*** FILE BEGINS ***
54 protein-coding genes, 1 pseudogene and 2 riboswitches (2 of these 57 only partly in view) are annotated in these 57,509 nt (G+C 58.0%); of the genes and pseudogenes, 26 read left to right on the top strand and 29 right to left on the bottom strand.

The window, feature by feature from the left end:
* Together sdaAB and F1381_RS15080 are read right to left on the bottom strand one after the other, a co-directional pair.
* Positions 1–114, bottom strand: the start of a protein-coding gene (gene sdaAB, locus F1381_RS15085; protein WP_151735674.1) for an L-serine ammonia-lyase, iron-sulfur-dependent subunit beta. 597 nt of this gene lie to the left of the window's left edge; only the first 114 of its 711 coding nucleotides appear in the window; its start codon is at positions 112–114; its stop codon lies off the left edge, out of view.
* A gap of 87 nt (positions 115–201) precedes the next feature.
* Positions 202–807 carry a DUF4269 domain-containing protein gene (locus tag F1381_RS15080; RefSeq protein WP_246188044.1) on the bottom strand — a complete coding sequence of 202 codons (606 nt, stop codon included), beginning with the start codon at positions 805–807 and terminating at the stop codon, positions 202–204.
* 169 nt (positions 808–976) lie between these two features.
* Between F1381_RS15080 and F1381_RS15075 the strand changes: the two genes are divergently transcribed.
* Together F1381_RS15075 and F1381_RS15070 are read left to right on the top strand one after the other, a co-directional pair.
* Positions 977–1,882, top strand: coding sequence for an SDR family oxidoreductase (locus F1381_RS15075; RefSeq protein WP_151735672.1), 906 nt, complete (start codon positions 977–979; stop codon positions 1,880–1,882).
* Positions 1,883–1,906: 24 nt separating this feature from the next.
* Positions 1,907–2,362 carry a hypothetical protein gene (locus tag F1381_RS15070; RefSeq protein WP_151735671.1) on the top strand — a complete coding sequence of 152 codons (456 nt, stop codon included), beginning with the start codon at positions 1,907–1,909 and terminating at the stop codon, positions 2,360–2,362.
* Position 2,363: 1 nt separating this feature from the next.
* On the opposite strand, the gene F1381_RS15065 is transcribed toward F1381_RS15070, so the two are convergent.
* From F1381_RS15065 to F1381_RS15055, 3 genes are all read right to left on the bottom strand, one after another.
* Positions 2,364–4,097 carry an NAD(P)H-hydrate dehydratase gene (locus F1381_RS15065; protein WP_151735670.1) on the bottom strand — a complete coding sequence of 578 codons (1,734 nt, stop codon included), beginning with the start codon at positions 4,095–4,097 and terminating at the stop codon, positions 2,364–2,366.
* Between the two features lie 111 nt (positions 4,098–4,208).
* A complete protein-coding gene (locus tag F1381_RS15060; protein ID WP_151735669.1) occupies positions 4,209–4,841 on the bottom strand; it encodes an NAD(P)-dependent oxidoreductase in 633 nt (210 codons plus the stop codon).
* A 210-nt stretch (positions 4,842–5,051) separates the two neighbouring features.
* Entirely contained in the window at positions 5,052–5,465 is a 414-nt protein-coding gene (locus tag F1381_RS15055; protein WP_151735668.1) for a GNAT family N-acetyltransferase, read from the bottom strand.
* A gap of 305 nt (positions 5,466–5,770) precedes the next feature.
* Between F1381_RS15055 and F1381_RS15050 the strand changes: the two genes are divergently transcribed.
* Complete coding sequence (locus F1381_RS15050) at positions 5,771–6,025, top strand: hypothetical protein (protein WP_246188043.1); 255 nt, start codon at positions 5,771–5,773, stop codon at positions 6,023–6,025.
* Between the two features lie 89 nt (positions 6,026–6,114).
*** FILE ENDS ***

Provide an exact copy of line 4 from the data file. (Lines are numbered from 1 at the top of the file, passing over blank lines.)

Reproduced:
* Positions 1–114, bottom strand: the start of a protein-coding gene (gene sdaAB, locus F1381_RS15085; protein WP_151735674.1) for an L-serine ammonia-lyase, iron-sulfur-dependent subunit beta. 597 nt of this gene lie to the left of the window's left edge; only the first 114 of its 711 coding nucleotides appear in the window; its start codon is at positions 112–114; its stop codon lies off the left edge, out of view.